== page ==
CHOOSING THE RIGHT CONSULTANT FOR THE JOB: A GUIDE TO ENSURING SUCCESS WITH THE NEXT SPECIALIST THAT YOU BRING ON BOARD
Contrary to popular belief, any consultant that you hire is neither a super-hero nor does he/she possess super-powers. While they may have a great deal of expensive education, significant industry experience, and/or a powerful brand name, given the right (or from the client’s perspective, wrong) conditions, a perfect storm will be created that destroys all hope for project success. However, this perfect storm can be avoided if both the client and the consultant take some simple steps to prevent its formation.
Here, and in subsequent articles, I will identify the elements of this perfect storm, and examine steps that both clients and consultants can take to mitigate each element of the storm. I stress that both parties should be involved in the process because all successful projects emerge out of a strong relationship between the one with the problem and the problem-solver, and because a successful project is the one goal that both parties should always have in common.
Storm #1: Deciding on a solution before determining the problemOn TV shows such as ABC’s “Shark Tank” and in the rooms where venture capital pitch sessions are held, entrepreneurs are often scolded for selling a product that is a “solution without a problem.” While the entrepreneurial version of this phenomenon generally goes unsupported, the consulting version will often be funded, implemented/installed, and only derided later on when it is proven to be ineffective. This comes at great cost to the client (consulting fees, implementation fees, and removal fees) and the consultant (damaged reputation from client dissatisfaction). All too often, clients and consultants let their biases steer them towards a particular solution without fully examining all elements of the problem. Even worse, the demands of today’s fast paced environment lead to an impatience that places added pressure on executives and decision makers to skip or reduce time given to intangible evaluation activities so that they can get to the tangible solution designing and implementing activities faster. The latter are given more value because their deliverables are more palpable, and their costs are easier to justify.
Consider a situation where a consulting firm was brought in by a manufacturing company to develop a plan to upgrade a major computer system used throughout the company. The accepted assumption was that all of the production and safety issues experienced were because the facilities either did not have the new computer system in place and were operating manually, or were operating older versions of the system, which did not have specific upgrades related to record-keeping. The consulting team’s mandate was to simply design the upgrades for the computer system. As the consulting team conducted interviews with the system users and performed a deep-drill into the operation, they uncovered that the true nature of the problem lay with the processes related to obtaining the records that needed to be maintained. Therefore, the upgraded system would not have solved the true problem, and the manufacturer would have spent a great deal of time and money before finding out that upgrading the system was not the true solution to their problems.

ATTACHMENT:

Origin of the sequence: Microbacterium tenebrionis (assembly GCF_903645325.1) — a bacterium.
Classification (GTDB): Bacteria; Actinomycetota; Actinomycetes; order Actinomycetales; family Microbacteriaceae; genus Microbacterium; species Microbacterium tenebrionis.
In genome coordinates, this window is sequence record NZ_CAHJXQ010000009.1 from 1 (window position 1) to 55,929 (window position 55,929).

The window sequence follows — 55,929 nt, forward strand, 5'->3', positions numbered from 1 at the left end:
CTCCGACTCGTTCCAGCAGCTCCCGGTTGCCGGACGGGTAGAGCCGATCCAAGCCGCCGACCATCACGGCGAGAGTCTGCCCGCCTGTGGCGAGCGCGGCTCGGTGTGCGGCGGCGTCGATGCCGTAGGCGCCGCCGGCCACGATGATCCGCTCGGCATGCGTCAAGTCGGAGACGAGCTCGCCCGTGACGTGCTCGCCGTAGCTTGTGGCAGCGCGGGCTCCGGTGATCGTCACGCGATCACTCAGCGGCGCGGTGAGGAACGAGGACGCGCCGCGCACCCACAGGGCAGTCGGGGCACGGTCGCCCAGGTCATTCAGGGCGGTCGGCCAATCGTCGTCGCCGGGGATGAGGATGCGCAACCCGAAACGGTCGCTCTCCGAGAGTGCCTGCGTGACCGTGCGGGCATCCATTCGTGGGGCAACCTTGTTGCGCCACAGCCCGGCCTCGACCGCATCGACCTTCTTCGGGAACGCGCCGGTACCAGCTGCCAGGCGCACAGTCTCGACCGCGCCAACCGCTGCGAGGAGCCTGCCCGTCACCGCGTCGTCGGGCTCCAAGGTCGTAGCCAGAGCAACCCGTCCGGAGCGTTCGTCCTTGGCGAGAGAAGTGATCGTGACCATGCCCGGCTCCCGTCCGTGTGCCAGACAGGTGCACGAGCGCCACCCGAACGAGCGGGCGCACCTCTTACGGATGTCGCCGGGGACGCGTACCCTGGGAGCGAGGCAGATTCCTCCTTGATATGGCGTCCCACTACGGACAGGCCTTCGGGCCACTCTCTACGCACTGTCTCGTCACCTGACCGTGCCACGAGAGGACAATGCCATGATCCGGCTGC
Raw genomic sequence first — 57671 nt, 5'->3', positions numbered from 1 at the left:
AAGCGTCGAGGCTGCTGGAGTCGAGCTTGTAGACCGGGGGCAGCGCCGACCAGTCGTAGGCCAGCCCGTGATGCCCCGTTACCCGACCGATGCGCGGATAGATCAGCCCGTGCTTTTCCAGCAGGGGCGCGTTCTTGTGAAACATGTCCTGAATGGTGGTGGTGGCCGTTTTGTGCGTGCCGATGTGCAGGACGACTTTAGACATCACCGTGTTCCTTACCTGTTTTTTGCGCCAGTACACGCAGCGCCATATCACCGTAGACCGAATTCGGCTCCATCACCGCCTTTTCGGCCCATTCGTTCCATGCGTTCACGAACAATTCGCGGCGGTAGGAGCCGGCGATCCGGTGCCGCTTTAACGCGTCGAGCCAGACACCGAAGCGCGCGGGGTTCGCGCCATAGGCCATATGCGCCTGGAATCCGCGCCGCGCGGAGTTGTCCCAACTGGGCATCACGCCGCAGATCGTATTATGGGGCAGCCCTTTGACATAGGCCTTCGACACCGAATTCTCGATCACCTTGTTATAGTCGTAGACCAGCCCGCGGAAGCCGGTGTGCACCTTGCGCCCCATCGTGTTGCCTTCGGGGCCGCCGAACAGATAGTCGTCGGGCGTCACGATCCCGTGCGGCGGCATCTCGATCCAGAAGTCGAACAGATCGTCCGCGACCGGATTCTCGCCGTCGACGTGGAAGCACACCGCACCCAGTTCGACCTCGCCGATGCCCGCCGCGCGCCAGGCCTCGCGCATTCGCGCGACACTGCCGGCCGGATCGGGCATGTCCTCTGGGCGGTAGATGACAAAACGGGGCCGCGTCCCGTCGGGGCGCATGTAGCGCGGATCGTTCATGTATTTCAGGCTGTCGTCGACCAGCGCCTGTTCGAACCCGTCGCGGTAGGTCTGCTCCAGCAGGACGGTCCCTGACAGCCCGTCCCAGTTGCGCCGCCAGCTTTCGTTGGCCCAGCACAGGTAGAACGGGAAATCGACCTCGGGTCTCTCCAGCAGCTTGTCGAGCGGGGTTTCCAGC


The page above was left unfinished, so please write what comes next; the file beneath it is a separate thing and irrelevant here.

Consultants should strive to be “Trusted Advisors” to their clients. This term implies reliance and confidence in the consultant and his/her advice. However, this confidence should earned and not just given blindly. In the same way one would be skeptical of a therapist that starts to dispense advice within the first five (5) minutes of a session, one should be similarly concerned of a consultant that is ready to execute a solution without a full analysis and determination of the problem.
Look out for my next article, in which I will discuss storm #2, “Lack of buy-in from key stakeholders.”
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Shahara Wright is an experienced and highly sought after business law attorney and business strategist. She is the author of From Entrepreneur to CEO and host of the CEO Collaboration Circle. Shahara founded The CEO Effect, LLC to work with small business owners who want to implement strategy to build capacity.